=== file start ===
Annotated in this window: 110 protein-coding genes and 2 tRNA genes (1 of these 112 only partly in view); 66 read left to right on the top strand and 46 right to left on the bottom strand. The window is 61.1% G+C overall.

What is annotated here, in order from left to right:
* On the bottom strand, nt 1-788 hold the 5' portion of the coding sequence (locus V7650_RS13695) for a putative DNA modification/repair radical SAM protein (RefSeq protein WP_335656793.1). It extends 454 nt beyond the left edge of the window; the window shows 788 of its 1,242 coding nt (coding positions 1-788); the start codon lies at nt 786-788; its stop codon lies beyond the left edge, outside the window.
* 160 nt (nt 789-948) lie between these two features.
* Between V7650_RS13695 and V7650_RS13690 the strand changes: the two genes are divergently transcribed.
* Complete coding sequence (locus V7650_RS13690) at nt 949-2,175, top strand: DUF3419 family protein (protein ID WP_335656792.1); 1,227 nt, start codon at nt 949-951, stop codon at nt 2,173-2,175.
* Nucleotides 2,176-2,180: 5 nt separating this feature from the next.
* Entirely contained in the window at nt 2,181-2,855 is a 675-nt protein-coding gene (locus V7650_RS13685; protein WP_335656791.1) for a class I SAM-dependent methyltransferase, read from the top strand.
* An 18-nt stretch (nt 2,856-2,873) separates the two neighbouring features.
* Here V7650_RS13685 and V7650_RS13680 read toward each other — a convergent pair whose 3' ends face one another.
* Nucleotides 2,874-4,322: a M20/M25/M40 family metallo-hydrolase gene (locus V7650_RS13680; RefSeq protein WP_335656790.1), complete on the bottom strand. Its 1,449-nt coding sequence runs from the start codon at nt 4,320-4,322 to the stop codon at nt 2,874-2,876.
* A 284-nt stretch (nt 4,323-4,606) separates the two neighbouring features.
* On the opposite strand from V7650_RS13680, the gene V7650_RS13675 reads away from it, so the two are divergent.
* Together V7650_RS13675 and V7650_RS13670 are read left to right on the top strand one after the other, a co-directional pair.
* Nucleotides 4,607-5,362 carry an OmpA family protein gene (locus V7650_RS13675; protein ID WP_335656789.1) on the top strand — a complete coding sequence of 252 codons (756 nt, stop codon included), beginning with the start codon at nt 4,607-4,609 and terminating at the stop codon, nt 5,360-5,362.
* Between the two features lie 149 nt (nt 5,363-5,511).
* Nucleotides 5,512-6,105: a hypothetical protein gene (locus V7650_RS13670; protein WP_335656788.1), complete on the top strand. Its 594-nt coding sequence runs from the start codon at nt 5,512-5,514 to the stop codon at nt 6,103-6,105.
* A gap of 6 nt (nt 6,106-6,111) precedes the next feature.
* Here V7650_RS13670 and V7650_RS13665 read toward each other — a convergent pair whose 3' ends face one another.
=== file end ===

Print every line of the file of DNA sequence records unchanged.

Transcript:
Annotated in this window: 110 protein-coding genes and 2 tRNA genes (1 of these 112 only partly in view); 66 read left to right on the top strand and 46 right to left on the bottom strand. The window is 61.1% G+C overall.

What is annotated here, in order from left to right:
* On the bottom strand, nt 1-788 hold the 5' portion of the coding sequence (locus V7650_RS13695) for a putative DNA modification/repair radical SAM protein (RefSeq protein WP_335656793.1). It extends 454 nt beyond the left edge of the window; the window shows 788 of its 1,242 coding nt (coding positions 1-788); the start codon lies at nt 786-788; its stop codon lies beyond the left edge, outside the window.
* 160 nt (nt 789-948) lie between these two features.
* Between V7650_RS13695 and V7650_RS13690 the strand changes: the two genes are divergently transcribed.
* Complete coding sequence (locus V7650_RS13690) at nt 949-2,175, top strand: DUF3419 family protein (protein ID WP_335656792.1); 1,227 nt, start codon at nt 949-951, stop codon at nt 2,173-2,175.
* Nucleotides 2,176-2,180: 5 nt separating this feature from the next.
* Entirely contained in the window at nt 2,181-2,855 is a 675-nt protein-coding gene (locus V7650_RS13685; protein WP_335656791.1) for a class I SAM-dependent methyltransferase, read from the top strand.
* An 18-nt stretch (nt 2,856-2,873) separates the two neighbouring features.
* Here V7650_RS13685 and V7650_RS13680 read toward each other — a convergent pair whose 3' ends face one another.
* Nucleotides 2,874-4,322: a M20/M25/M40 family metallo-hydrolase gene (locus V7650_RS13680; RefSeq protein WP_335656790.1), complete on the bottom strand. Its 1,449-nt coding sequence runs from the start codon at nt 4,320-4,322 to the stop codon at nt 2,874-2,876.
* A 284-nt stretch (nt 4,323-4,606) separates the two neighbouring features.
* On the opposite strand from V7650_RS13680, the gene V7650_RS13675 reads away from it, so the two are divergent.
* Together V7650_RS13675 and V7650_RS13670 are read left to right on the top strand one after the other, a co-directional pair.
* Nucleotides 4,607-5,362 carry an OmpA family protein gene (locus V7650_RS13675; protein ID WP_335656789.1) on the top strand — a complete coding sequence of 252 codons (756 nt, stop codon included), beginning with the start codon at nt 4,607-4,609 and terminating at the stop codon, nt 5,360-5,362.
* Between the two features lie 149 nt (nt 5,363-5,511).
* Nucleotides 5,512-6,105: a hypothetical protein gene (locus V7650_RS13670; protein WP_335656788.1), complete on the top strand. Its 594-nt coding sequence runs from the start codon at nt 5,512-5,514 to the stop codon at nt 6,103-6,105.
* A gap of 6 nt (nt 6,106-6,111) precedes the next feature.
* Here V7650_RS13670 and V7650_RS13665 read toward each other — a convergent pair whose 3' ends face one another.